About Me

My photo
Las Vegas, Nevada, United States
"No, really!"

My Favorite Bit of Paper Cup Philosophy

The Way I See It #76

The irony of commitment is that it's deeply liberating - in work, in play, in love. The act frees you from the tyranny of your internal critic, from the fear that likes to dress itself up and parade around as rational hesitation. To commit is to remove your head as the barrier to your life.

Wednesday, July 1, 2009


It was during the brief spell we call "spring" here. We had settled into our new office upstairs. The phones were quiet on this Friday midafternoon, so I'd jumped into QuickBooks sufficiently to cause the furrow near my right brow to deepen.

It happens that David owns a world-class automobile. He takes extremely good care of said vehicle and often when he applies his good brain to something, he does so while applying some potion to that car with a microfiber towel. He rubs it everywhere and it is obvious to the onlooker that he is deep in thought. On this particular afternoon, his shih tzus - Chloe and Cashlynn - were present for the car-rubbing under the sun canopy.

I sat at my desk with the doors thrown wide open, enjoying the sun, but - damn! - that helicopter that was hovering right off the deck had droned for far too long and was beginning to annoy me. "Come on, already," I thought. "Catch whomever it is, and leave us in peace."

The phone rang - hooray! Maybe I'd book a job. "M'am, this is (Someone, not sure of the name) with the Las Vegas Metro Police Department. Are you being robbed?" I looked at my fish, my birds, my calm, mood-lighted, quiet office . . . . . "No, I'm not." "Well, your alarm is going off. ADT has rolled an armed guard, Metro has rolled a unit, and there is a helicopter hovering." Oh! The helicopter is for me? "I'm not being robbed. I'm sitting here looking at my absolutely silent alarm. It is not going off."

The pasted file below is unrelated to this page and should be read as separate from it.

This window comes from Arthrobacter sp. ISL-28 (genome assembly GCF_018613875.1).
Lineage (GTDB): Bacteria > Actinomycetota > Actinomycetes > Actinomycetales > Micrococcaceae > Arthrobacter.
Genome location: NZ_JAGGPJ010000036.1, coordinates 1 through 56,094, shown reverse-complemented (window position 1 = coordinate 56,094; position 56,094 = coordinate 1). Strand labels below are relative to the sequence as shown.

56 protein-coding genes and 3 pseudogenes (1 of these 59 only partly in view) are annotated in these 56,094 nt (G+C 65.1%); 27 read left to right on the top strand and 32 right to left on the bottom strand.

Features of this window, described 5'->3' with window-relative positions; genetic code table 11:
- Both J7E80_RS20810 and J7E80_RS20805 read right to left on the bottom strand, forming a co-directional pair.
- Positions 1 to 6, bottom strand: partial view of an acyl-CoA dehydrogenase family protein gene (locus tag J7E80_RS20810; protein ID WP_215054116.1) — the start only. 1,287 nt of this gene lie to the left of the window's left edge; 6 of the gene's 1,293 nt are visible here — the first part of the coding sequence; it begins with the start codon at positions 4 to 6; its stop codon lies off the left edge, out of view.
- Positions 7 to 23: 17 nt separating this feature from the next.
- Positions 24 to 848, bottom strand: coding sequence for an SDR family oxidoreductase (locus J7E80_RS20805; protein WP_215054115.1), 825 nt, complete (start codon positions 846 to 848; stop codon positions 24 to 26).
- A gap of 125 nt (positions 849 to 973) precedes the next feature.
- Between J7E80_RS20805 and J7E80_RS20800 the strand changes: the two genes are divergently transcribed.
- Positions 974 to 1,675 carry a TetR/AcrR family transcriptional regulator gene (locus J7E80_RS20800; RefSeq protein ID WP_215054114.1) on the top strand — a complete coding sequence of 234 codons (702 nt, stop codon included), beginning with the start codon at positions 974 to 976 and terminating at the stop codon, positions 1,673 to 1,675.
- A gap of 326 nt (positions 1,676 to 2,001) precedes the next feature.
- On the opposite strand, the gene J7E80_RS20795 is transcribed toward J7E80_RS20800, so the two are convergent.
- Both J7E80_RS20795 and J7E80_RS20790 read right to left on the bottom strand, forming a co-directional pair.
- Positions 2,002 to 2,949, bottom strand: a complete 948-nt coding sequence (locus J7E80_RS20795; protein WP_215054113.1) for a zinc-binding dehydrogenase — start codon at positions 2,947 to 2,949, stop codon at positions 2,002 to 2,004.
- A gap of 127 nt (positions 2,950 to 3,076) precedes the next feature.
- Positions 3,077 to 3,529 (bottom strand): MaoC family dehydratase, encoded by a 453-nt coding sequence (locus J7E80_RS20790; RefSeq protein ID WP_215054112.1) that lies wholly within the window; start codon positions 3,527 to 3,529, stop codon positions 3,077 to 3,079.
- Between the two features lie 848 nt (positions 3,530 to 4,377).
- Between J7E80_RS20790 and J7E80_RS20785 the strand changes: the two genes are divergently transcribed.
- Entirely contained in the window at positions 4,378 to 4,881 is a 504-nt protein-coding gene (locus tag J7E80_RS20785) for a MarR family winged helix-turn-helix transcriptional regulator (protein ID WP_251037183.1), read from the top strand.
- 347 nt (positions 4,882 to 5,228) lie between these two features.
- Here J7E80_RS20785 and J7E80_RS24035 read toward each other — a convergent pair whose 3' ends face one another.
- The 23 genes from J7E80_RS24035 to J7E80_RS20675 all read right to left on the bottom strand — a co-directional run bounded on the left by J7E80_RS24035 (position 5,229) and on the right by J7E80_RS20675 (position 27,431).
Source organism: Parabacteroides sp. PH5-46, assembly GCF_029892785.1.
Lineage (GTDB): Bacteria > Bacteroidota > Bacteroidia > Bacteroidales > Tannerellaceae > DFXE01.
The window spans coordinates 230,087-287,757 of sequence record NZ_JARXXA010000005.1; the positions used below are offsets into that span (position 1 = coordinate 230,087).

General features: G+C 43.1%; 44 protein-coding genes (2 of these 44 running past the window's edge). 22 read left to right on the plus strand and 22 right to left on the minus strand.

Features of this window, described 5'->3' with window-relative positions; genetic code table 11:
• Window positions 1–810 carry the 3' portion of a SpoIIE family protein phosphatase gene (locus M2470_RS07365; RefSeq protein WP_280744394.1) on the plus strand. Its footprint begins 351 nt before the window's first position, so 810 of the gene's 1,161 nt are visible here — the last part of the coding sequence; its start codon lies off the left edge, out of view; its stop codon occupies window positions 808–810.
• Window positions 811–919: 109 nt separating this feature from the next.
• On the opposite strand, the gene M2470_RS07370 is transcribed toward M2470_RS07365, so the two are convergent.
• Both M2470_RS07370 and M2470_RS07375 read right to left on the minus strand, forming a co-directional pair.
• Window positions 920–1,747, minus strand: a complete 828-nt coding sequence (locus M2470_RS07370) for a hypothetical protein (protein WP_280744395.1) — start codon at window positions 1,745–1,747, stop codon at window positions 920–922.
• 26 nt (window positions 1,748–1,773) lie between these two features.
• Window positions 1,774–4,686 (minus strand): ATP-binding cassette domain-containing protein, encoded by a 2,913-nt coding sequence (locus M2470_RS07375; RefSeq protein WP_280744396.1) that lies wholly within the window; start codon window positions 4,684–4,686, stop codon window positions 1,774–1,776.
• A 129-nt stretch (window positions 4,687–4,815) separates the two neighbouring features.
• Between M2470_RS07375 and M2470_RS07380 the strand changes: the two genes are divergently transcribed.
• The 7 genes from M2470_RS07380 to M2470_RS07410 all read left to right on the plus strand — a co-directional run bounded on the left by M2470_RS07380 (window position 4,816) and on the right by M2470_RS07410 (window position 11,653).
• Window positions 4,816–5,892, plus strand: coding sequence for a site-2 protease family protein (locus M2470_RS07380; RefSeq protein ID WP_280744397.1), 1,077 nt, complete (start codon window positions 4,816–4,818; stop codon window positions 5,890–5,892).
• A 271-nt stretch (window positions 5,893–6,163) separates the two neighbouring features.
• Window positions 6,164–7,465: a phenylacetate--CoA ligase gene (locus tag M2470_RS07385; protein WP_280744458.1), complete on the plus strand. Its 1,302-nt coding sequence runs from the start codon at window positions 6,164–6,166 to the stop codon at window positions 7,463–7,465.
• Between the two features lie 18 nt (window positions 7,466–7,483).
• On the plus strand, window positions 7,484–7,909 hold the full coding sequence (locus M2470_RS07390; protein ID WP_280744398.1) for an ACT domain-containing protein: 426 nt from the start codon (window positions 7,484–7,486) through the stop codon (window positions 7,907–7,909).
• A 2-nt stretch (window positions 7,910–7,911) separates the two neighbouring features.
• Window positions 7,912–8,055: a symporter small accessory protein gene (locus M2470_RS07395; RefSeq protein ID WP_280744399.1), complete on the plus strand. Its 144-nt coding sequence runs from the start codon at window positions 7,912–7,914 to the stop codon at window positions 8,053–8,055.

Downstairs, David had noticed the police activity and knew he needed to come out from behind his car. Bending down, moving up and down behind a car could look suspicious. He calmly walked himself out into plain view and kept on rubbing. He saw the armed guard and the police unit pull into the parking lot, blocking the exit.

"M'am, I need you to give me your full name." "LimesNow." "Give a physical description and describe what you're wearing, so I can notify the officers." By now I'm not laughing. This is crazed. The officers in the helicopter and I can actually see one another's facial features - we're watching each other. "5'1", brown and blonde, I wear glasses, blue jeans, yellow and blue top . . . " She's repeating the information into a radio as I'm giving it to her.

"M'am I want you to step outside of your office with your hands in the air so the officers can see you." What? I do not like this at all. I am not a woman who thinks police officers are my knights in shining armor and they have a stressful job. I don't want to startle them or do anything that attracts any kind of negative attention . . . . so I'd better do what she's telling me. I don't know why I asked the question, probably because it was still new to me: "Do they know I'm up on the second floor?" Obviously they didn't because she gave that information rapidfire into the radio which caused the officers and the armed guard downstairs to run toward the stairway. As I stepped outside with my hands in the air, I could hear them running below.